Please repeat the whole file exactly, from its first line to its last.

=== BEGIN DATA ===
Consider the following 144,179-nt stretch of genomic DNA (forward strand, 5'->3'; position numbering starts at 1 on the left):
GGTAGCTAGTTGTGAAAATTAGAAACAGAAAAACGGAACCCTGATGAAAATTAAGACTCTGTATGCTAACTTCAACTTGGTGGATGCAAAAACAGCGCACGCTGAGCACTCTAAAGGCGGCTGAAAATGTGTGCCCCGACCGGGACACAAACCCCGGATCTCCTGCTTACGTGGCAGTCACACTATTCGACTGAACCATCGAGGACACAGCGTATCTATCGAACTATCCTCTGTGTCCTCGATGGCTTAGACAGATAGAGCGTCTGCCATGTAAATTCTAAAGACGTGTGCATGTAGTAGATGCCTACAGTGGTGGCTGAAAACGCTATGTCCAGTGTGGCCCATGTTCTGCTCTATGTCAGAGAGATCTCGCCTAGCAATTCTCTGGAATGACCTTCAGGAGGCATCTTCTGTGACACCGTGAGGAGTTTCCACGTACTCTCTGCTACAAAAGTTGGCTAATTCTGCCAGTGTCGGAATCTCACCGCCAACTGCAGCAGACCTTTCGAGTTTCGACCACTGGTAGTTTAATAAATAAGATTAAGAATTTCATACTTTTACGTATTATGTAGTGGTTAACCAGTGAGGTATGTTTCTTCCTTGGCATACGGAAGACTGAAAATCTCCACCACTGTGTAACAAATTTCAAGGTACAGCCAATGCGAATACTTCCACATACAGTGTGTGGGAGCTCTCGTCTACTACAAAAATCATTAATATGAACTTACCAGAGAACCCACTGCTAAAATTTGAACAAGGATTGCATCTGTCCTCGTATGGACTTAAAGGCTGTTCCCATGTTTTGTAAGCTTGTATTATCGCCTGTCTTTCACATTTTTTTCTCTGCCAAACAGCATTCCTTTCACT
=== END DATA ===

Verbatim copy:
Consider the following 144,179-nt stretch of genomic DNA (forward strand, 5'->3'; position numbering starts at 1 on the left):
GGTAGCTAGTTGTGAAAATTAGAAACAGAAAAACGGAACCCTGATGAAAATTAAGACTCTGTATGCTAACTTCAACTTGGTGGATGCAAAAACAGCGCACGCTGAGCACTCTAAAGGCGGCTGAAAATGTGTGCCCCGACCGGGACACAAACCCCGGATCTCCTGCTTACGTGGCAGTCACACTATTCGACTGAACCATCGAGGACACAGCGTATCTATCGAACTATCCTCTGTGTCCTCGATGGCTTAGACAGATAGAGCGTCTGCCATGTAAATTCTAAAGACGTGTGCATGTAGTAGATGCCTACAGTGGTGGCTGAAAACGCTATGTCCAGTGTGGCCCATGTTCTGCTCTATGTCAGAGAGATCTCGCCTAGCAATTCTCTGGAATGACCTTCAGGAGGCATCTTCTGTGACACCGTGAGGAGTTTCCACGTACTCTCTGCTACAAAAGTTGGCTAATTCTGCCAGTGTCGGAATCTCACCGCCAACTGCAGCAGACCTTTCGAGTTTCGACCACTGGTAGTTTAATAAATAAGATTAAGAATTTCATACTTTTACGTATTATGTAGTGGTTAACCAGTGAGGTATGTTTCTTCCTTGGCATACGGAAGACTGAAAATCTCCACCACTGTGTAACAAATTTCAAGGTACAGCCAATGCGAATACTTCCACATACAGTGTGTGGGAGCTCTCGTCTACTACAAAAATCATTAATATGAACTTACCAGAGAACCCACTGCTAAAATTTGAACAAGGATTGCATCTGTCCTCGTATGGACTTAAAGGCTGTTCCCATGTTTTGTAAGCTTGTATTATCGCCTGTCTTTCACATTTTTTTCTCTGCCAAACAGCATTCCTTTCACT